If you think a portion of the market is going to outperform, then you want to buy the index because the index will outperform the managers. Is anyone going to try to do this? No. It doesn’t make any sense. Just buy the market.
When I was in college, when I was getting my master’s degree in the 1990s, I wrote a paper on this very topic, trying to pick active managers in certain segments that I thought were going to outperform.
It didn’t work because all the managers that I picked underperformed because they were very messy in their selection.
Jon: Rick, that’s fantastic. Thanks so much for sharing that. One thing that I hear a lot as a pitch for active management is, “active management does better during down markets.” But the reason is to the exact point you just made, that’s because of a style drift. It’s an apples-to-oranges comparison. Well, folks that is all the time that we have for today. Rick, thank you for joining us-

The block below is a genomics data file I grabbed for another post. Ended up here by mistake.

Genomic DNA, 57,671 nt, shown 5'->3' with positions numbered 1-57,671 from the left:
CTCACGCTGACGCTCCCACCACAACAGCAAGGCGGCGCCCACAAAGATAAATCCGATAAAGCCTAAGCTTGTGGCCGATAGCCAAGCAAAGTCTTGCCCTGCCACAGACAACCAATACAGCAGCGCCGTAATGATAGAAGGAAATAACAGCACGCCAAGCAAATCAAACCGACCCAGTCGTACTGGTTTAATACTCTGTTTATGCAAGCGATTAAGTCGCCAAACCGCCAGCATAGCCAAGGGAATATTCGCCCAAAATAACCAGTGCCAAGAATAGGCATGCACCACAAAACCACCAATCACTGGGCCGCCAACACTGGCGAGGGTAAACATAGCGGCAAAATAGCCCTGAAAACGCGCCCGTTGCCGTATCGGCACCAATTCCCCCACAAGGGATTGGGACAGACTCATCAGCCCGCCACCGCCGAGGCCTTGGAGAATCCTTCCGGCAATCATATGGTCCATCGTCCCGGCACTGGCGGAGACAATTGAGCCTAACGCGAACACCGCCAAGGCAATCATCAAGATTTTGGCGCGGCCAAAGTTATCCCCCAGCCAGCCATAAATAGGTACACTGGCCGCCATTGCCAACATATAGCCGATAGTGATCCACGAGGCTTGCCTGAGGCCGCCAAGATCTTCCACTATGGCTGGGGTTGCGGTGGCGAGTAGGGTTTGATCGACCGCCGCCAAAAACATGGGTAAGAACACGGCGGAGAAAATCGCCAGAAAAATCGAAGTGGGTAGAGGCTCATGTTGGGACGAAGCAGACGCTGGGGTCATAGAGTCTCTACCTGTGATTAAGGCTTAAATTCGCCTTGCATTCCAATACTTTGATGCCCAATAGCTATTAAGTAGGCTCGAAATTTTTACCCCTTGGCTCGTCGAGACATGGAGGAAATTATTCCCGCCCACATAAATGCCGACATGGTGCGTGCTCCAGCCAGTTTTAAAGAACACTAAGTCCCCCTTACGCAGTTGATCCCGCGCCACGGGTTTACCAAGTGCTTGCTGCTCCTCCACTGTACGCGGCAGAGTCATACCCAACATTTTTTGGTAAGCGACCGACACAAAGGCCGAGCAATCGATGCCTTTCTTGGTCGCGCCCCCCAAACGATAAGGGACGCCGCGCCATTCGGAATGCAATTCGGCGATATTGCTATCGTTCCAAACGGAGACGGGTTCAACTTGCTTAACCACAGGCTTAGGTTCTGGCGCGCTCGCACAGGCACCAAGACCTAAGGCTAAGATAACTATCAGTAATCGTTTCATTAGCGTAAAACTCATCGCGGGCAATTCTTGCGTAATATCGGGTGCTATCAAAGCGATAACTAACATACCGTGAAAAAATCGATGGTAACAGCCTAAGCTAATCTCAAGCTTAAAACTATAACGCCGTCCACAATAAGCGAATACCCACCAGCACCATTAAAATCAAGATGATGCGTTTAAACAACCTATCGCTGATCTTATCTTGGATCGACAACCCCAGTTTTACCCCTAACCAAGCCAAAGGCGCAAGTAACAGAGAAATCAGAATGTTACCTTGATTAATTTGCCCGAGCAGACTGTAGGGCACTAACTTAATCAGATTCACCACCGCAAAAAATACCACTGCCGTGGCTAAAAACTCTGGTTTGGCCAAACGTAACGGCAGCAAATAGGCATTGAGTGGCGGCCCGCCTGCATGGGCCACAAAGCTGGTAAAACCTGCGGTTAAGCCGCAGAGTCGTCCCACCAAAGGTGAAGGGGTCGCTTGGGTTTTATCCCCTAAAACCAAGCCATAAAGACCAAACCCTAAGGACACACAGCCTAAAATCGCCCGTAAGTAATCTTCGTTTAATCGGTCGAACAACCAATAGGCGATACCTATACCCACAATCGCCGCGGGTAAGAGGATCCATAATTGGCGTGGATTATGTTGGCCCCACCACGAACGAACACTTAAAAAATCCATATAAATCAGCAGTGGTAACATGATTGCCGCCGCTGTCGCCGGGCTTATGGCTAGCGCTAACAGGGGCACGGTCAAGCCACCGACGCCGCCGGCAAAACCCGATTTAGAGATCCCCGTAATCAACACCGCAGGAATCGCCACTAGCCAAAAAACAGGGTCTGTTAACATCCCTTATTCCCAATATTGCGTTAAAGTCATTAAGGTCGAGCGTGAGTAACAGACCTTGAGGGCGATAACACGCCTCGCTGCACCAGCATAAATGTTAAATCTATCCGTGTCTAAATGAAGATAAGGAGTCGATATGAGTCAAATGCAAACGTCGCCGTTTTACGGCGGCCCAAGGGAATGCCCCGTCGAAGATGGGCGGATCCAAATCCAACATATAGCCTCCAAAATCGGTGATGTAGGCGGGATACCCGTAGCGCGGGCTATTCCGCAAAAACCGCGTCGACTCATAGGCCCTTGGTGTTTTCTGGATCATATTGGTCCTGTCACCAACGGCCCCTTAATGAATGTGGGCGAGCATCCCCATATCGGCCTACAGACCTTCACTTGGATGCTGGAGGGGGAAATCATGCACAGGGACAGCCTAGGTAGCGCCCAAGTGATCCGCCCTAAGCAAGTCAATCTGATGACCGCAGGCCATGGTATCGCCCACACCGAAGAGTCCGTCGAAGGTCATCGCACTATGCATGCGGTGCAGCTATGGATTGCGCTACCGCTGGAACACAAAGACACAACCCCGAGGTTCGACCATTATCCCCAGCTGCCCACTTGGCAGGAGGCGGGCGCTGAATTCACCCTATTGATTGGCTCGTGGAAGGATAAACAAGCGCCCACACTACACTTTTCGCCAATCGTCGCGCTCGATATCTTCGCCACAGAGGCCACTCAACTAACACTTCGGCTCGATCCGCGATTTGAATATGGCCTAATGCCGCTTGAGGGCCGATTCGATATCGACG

Rick: Thank you.
Jon: ... once again. Pleasure to have you. And thank you for everyone else who joined us today for Bogleheads® Live. Our next Bogleheads® Live will be on Thursday, April 1st, 5:30 PM Eastern Time. We’ll be discussing sustainable investing with Larry Swedroe. The week after that, we’ll be discussing asset correlation and sustainable distribution rates with Christine Benz of Morningstar. Between now and then, you could submit your questions on sustainable investing for Larry, and other questions for Christine on the Bogleheads® forum at Bogleheads®.org and on Bogleheads® Reddit.
Jon: Until then, you can access that very